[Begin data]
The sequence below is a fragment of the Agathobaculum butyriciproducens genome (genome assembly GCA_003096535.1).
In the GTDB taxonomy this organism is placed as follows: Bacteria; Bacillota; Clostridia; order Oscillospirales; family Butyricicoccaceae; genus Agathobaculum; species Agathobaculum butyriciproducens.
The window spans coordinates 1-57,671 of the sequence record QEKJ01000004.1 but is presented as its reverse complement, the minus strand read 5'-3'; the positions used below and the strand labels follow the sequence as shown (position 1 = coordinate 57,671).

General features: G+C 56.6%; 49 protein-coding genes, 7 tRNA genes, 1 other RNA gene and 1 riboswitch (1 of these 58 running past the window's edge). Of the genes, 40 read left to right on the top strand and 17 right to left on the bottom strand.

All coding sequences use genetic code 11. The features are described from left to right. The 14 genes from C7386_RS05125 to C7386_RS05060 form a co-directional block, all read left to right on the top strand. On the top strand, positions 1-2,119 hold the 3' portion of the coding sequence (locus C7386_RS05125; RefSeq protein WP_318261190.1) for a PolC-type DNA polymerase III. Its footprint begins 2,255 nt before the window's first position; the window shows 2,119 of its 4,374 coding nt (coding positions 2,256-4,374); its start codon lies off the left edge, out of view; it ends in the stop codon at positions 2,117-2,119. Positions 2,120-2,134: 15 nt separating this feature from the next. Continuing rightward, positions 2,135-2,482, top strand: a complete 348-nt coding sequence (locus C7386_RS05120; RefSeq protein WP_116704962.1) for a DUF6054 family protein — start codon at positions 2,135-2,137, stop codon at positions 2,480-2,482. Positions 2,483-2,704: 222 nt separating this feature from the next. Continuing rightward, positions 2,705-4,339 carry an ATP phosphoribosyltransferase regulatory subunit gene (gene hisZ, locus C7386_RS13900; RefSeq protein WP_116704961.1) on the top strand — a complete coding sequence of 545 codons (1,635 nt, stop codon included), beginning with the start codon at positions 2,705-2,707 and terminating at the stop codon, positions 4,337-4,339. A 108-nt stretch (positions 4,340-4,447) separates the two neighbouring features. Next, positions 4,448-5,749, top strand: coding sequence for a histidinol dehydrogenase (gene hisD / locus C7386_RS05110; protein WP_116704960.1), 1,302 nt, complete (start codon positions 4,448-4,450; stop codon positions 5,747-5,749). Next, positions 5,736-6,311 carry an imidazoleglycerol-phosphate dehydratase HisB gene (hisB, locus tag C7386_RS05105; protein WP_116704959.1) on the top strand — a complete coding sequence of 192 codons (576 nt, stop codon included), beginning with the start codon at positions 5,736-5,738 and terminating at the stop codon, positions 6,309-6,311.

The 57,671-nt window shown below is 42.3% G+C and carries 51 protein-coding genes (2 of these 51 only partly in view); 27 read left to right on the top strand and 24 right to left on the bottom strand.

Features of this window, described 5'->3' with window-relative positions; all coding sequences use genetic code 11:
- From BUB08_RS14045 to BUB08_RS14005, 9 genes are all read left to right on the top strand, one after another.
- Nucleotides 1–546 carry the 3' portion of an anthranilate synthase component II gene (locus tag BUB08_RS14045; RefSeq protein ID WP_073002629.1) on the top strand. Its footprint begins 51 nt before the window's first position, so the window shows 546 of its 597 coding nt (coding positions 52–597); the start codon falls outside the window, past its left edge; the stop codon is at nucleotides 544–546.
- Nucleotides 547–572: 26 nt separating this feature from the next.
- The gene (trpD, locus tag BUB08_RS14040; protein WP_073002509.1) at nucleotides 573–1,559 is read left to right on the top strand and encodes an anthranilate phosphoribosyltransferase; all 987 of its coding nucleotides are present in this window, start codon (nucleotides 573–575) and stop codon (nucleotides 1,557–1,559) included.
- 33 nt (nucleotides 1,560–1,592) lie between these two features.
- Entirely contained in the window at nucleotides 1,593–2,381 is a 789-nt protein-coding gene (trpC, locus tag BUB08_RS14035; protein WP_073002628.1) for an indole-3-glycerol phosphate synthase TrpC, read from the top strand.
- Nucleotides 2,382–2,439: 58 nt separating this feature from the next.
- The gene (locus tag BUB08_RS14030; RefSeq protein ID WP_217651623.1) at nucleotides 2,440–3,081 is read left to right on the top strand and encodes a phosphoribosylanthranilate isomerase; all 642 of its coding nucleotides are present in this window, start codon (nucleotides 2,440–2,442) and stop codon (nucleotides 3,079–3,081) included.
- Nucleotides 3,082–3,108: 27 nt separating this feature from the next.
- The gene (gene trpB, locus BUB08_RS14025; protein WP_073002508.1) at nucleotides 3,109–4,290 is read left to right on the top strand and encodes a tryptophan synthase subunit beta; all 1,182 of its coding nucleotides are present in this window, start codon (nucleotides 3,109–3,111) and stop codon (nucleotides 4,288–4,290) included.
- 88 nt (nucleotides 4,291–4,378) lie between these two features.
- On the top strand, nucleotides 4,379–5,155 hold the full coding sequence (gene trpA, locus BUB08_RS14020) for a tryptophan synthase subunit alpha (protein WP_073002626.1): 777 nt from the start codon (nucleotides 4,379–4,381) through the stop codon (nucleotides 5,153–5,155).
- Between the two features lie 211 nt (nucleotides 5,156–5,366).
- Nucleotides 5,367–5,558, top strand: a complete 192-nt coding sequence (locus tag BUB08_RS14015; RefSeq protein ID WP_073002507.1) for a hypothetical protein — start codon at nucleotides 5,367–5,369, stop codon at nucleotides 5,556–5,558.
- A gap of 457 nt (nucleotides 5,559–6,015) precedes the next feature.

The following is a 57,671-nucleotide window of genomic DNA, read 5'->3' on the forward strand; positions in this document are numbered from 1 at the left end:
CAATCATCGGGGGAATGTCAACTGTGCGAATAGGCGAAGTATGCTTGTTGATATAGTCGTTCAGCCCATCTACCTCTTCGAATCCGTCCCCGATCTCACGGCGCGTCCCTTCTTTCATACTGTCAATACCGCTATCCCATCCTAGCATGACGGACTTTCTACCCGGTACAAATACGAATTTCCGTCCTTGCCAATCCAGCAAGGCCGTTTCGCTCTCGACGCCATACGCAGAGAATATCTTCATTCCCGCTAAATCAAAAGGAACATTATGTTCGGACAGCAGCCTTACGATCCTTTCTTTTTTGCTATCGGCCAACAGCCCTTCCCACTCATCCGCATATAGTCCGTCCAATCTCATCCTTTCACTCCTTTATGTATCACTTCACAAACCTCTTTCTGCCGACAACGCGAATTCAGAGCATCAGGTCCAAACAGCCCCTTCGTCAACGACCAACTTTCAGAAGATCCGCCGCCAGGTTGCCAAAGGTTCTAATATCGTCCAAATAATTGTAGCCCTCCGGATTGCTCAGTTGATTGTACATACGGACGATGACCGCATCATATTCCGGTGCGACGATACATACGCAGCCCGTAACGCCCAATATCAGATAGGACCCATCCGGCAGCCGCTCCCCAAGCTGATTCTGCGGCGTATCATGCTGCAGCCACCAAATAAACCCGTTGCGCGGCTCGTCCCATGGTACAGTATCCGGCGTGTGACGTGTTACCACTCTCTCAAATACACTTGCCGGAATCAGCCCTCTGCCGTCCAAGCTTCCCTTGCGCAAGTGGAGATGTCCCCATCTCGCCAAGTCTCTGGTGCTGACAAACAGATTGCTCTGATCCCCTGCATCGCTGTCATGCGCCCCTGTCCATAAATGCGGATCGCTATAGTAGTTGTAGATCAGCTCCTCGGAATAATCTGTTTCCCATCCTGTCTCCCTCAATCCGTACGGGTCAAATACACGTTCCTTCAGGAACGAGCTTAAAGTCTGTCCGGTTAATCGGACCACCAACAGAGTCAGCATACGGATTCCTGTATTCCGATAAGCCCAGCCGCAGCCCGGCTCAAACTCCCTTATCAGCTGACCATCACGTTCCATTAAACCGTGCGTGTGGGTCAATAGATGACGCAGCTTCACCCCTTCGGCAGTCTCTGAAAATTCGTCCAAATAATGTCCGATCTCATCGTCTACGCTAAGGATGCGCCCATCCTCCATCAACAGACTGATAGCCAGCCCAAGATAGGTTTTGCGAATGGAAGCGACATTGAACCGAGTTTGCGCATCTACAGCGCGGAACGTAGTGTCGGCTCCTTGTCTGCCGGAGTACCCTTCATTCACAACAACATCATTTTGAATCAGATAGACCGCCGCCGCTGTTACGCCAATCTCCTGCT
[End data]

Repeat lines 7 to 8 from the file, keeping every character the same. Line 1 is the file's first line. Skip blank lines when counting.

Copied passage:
Features of this window, described 5'->3' with window-relative positions; all coding sequences use genetic code 11:
- From BUB08_RS14045 to BUB08_RS14005, 9 genes are all read left to right on the top strand, one after another.